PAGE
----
Is the business rule for jewellery different in the UK and other EU countries?

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A jewellery business can be a viable one as it has a strong market and good potential. It is one of those sturdy businesses, the demand for which may never be zero. The market could be volatile though, because it involves precious natural resources and the price can go very high or very low depending on the world trade and economy. Jewellery, gold and precious stones are viable investment options for the end users. It can be the same for businessmen too, provided they are ok with locking money in these products. It can be artistically rewarding too, if the jeweller also designs pieces. Jewellery can be a passion for owners, but when it is a business, one needs to comply with the laws of the land.

The following points need to be considered when one is looking to manage a jewellery business in the UK.

  • Any jeweller planning to start an online or physical shop in the UK needs to purchase a license from the local council. This license has some conditions which you need to follow or otherwise you will be fined to the tune of 1000 pounds.
  • HMRC requires submission of a tax return and self-assessment at the end of each tax year and pay for national insurance as well.
  • Every business in the UK has to abide by two specific laws too – The Sale of Goods Act (SGA) and Trade Descriptions Act (TDA). SGA lays down that the products are as advertised and have an acceptable quality. But if these conditions aren’t met then the customer can return or exchange the goods. TDA prevents the seller from selling counterfeited items. Both these laws are made for the protection of the consumer.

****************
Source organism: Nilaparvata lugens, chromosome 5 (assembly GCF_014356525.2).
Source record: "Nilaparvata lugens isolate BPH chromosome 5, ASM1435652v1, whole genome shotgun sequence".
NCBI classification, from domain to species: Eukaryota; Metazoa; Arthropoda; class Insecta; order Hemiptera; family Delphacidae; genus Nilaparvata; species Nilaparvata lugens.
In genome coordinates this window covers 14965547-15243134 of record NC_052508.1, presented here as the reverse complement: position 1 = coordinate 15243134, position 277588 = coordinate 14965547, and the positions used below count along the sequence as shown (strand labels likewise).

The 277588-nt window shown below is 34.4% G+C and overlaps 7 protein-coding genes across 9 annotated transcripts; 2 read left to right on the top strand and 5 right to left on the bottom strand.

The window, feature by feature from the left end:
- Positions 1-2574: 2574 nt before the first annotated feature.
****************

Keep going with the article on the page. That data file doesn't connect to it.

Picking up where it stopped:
• The UK also requires that all metals should be hallmarked, based on the Hallmarking Act of 1973. Any transactions that have precious metals and that haven’t been hallmarked are illegal.
  • All jewellery sold in the UK has a charge of 20% VAT on the item. So, if one is buying engagement rings in hatton garden, there will be a levying of VAT charge on the purchase.

The following are some legal requirements that jewellers need to comply with to function in the EU market.

  • The General Product Safety Directive applies to all products sold in the EU. If there are no specific directives for jewellery, this one will surely apply.
  • The EU also follows the REACH regulation which specifies which hazardous chemicals can be bad for the skin because jewellery is in close contact with it. It aims to protect human health. The full form is Registration, Evaluation, Authorisation and restriction of Chemicals. It restricts the use of harmful chemicals in jewellery manufacturing and protects the health of jewellery purchasers. Metals like nickel, cadmium and lead must be used with caution in manufacturing.
  • Hallmarking is necessary for silver and gold jewellery to verify the content of metals. However, the rules for precious metals is not harmonized and each member state has its own rule.

EU also has some non-legal requirements such as Business Social Compliance and Ethical Trading initiative. Because UK was a part of the EU, a lot of the rules are similar to EU rules. So, for example, jewelers hatton garden will also be making sure that the customers are protected.